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Benefits of a programme taking advantage of patient-instructors to teach and assess musculoskeletal skills in medical students
  1. M Bideau1,*,
  2. P-A Guerne2,*,
  3. M-P Bianchi1,
  4. P Huber1
  1. 1Unit of Development and Research in Medical Education, Faculty of Medicine, University of Geneva, Geneva, Switzerland
  2. 2Division of Rheumatology, Department of Internal Medicine, University Hospital, Geneva, Switzerland
  1. Correspondence to:
    P-A Guerne
    Division of Rheumatology, University Hospital, 26 Avenue Beau-Séjour, 1211 Geneva 14, Switzerland; pierre-andre.guerne{at}medecine.unige.ch

Abstract

Aim: To evaluate a rheumatoid arthritis patient-instructor-based formation–assessment programme for its ability to improve and assess musculoskeletal knowledge and skills in third-year medical students.

Methods: (1) The quality of our musculoskeletal teaching was assessed before patient-instructor intervention through an open-questions test (pre-test) and performance record forms (PRFs) filled in by the patient-instructors. (2) The improvement afforded by patient-instructors was evaluated through a second (identical) open-questions test (post-test). (3) The resulting skills in the students were further assessed by an individual patient-instructors physical status record form (PSRF), filled in by the students.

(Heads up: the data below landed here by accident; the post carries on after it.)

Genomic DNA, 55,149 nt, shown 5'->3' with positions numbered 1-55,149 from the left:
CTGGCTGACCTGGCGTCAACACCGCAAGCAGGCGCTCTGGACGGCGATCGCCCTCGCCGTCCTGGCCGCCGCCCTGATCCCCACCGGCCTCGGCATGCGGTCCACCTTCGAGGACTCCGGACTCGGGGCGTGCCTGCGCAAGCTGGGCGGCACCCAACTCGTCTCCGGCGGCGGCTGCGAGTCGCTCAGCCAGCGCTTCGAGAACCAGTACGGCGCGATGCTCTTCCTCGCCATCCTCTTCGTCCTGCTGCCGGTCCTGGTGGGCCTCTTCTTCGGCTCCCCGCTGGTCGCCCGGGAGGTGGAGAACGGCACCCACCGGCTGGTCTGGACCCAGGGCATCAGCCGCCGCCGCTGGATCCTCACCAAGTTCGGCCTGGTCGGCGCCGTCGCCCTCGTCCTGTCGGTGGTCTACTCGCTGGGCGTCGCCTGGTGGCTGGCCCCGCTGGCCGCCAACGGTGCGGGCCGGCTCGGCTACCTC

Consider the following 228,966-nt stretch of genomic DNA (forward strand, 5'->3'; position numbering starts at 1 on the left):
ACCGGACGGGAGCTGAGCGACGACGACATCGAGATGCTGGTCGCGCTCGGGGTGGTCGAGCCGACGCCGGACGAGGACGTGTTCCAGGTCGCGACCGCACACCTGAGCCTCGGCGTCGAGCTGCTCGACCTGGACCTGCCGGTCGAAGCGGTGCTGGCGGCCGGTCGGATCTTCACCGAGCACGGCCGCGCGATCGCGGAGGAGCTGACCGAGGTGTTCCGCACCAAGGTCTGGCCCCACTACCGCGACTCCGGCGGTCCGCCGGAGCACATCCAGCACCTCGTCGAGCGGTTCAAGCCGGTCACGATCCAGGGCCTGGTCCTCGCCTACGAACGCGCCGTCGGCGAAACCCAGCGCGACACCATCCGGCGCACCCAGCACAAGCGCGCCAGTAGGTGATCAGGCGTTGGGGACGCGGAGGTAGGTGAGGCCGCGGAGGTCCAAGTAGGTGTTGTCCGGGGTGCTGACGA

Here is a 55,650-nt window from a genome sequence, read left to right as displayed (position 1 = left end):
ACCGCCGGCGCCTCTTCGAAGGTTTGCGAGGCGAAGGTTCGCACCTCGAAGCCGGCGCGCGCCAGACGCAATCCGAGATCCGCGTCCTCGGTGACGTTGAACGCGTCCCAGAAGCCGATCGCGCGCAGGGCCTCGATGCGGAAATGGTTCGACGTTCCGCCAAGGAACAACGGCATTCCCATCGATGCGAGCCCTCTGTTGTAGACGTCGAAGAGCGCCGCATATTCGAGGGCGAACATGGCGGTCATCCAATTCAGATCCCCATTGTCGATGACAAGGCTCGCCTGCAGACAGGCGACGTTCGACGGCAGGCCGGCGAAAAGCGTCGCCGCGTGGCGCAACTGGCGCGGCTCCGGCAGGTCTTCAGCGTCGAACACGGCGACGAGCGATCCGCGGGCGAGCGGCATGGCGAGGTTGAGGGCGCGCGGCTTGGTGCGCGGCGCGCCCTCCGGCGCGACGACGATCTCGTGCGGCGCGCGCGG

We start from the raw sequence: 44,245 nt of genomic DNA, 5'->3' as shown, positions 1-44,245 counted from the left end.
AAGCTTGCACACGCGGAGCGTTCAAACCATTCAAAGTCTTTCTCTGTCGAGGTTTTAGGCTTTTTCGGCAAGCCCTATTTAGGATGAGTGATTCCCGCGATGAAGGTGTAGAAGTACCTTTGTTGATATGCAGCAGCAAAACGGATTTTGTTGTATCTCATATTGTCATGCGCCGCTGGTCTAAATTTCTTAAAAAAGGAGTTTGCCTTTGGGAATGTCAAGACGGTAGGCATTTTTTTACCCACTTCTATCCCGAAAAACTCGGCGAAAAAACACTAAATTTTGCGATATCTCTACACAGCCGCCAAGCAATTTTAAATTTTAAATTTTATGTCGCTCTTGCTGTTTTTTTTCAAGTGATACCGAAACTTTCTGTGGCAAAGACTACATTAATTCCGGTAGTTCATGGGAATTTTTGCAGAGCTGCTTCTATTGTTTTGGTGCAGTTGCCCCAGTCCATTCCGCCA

Results: Pre-tests and post-tests showed an improvement in correct answers from a mean score of 39% to 47%. The history-taking questions that obtained <50% scores in the pre-test mostly dealt with the consequences of a chronic illness. Intervention of patient-instructors especially improved knowledge of the psychosocial aspects and side effects of drugs. With regard to physical examination, patient-instructors makedly improved the identification of assessment of signs of active and chronic inflammation. PRF analysis showed that 10 of 28 questions answered by <50% of the students were related to disease characteristics of rheumatoid arthritis, extra-articular signs, side effects of drugs and psychosocial aspects. Analysis of the PSRF indicated that the weakness of our students’ physical examination abilities in particular is related to recognising the types of swelling and differentiating tenderness from pain on motion.

Conclusion: This study proves the considerable benefits of the involvement of patient-instructors in the teaching and assessment of clinical skills in students.

  • PRF, performance record form
  • PSRF, physical status record form

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Footnotes

  • Published Online First 17 May 2006

  • * MB and P-AG contributed equally to this work.

  • Funding: The patient-instructor-based formation–assessment programme was supported in part by Pharmacia (Dübendorf, Switzerland), Pfizer (Zurich, Switzerland) and the Swiss League Against Rheumatism (Zurich, Switzerland).

  • Competing interests: None declared.

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